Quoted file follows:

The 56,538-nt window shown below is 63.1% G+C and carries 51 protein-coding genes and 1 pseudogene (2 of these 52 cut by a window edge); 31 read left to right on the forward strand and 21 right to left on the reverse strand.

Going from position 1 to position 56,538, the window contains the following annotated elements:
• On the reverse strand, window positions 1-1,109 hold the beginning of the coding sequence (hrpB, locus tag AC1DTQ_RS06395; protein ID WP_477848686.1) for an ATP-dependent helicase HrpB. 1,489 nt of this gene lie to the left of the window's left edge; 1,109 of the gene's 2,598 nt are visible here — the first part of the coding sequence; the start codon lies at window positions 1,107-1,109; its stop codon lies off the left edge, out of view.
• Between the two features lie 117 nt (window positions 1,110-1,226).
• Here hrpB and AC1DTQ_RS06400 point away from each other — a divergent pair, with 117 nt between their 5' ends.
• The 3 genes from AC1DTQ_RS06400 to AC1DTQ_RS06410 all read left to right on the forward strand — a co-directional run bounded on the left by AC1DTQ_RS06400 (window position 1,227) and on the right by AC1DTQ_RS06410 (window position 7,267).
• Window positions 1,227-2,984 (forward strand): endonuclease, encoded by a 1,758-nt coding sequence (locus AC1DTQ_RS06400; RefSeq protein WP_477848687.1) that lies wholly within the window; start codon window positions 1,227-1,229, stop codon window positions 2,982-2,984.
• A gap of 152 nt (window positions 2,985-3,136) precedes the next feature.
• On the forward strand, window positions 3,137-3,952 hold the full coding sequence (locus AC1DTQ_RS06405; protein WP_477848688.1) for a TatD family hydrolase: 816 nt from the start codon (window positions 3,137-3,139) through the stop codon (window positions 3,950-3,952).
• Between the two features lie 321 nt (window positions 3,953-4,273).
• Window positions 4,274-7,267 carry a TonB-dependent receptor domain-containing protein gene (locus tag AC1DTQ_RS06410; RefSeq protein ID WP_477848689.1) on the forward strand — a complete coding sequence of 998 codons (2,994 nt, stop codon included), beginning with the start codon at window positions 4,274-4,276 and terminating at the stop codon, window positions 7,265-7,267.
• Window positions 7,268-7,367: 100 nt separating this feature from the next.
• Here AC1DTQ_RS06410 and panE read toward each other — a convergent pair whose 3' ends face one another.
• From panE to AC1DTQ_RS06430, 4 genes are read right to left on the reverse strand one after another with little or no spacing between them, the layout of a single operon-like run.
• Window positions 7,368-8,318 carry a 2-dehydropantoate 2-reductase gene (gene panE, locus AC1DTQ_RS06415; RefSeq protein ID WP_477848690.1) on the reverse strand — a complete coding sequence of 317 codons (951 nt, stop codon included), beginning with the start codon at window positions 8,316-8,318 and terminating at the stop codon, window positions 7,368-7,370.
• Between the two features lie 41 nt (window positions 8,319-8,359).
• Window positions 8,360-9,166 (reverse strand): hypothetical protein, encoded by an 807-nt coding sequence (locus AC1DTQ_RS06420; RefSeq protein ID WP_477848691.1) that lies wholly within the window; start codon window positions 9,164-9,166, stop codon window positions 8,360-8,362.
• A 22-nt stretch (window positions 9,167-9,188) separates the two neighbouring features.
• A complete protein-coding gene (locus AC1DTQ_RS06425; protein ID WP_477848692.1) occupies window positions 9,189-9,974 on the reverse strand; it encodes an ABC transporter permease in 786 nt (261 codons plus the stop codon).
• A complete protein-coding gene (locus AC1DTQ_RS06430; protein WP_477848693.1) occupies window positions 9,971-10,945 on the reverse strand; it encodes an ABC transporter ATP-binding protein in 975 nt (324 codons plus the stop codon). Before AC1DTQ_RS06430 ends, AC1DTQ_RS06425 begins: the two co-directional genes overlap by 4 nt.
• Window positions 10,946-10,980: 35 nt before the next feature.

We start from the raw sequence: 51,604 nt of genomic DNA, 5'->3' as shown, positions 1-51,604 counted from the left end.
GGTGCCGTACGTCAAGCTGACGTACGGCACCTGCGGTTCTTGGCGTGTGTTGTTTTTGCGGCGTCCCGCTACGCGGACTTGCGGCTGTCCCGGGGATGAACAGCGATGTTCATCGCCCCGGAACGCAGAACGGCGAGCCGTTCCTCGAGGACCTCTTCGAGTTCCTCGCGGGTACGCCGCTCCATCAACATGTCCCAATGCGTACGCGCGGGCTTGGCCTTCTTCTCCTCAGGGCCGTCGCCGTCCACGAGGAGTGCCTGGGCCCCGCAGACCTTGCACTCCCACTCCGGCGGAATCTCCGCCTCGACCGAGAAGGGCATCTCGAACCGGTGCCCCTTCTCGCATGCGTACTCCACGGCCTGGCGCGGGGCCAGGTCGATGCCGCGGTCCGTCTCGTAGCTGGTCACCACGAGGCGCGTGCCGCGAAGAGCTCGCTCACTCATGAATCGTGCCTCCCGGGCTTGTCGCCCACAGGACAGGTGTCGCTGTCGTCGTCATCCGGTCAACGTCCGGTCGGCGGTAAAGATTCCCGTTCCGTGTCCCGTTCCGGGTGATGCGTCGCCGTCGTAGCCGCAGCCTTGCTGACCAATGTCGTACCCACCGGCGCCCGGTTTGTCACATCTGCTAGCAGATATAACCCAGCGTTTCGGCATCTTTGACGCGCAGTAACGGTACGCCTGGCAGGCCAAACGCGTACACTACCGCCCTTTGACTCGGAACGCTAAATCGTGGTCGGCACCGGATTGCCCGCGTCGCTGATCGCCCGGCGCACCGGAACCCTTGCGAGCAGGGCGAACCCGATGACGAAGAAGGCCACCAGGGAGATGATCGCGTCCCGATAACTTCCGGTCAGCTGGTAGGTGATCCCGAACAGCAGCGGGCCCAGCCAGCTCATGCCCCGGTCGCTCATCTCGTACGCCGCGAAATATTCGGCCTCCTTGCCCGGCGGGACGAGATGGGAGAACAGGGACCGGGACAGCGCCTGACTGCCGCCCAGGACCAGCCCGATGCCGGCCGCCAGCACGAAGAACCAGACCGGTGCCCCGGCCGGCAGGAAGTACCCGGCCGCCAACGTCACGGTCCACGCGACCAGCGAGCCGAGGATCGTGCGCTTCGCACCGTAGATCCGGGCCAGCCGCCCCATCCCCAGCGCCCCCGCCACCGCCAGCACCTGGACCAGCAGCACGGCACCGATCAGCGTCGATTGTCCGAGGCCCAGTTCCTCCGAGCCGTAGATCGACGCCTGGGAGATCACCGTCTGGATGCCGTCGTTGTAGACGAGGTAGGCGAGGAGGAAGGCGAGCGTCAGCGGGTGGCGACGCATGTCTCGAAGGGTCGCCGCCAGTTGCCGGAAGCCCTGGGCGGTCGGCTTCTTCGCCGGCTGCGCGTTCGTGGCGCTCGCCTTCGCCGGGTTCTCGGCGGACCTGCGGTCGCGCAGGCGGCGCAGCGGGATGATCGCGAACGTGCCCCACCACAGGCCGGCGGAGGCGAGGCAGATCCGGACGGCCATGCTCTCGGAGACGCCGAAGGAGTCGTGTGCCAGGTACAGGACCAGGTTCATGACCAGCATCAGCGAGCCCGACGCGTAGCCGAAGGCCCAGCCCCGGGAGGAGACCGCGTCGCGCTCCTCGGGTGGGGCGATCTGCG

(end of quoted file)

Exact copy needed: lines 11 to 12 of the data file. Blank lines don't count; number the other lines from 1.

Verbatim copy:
• Window positions 4,274-7,267 carry a TonB-dependent receptor domain-containing protein gene (locus tag AC1DTQ_RS06410; RefSeq protein ID WP_477848689.1) on the forward strand — a complete coding sequence of 998 codons (2,994 nt, stop codon included), beginning with the start codon at window positions 4,274-4,276 and terminating at the stop codon, window positions 7,265-7,267.
• Window positions 7,268-7,367: 100 nt separating this feature from the next.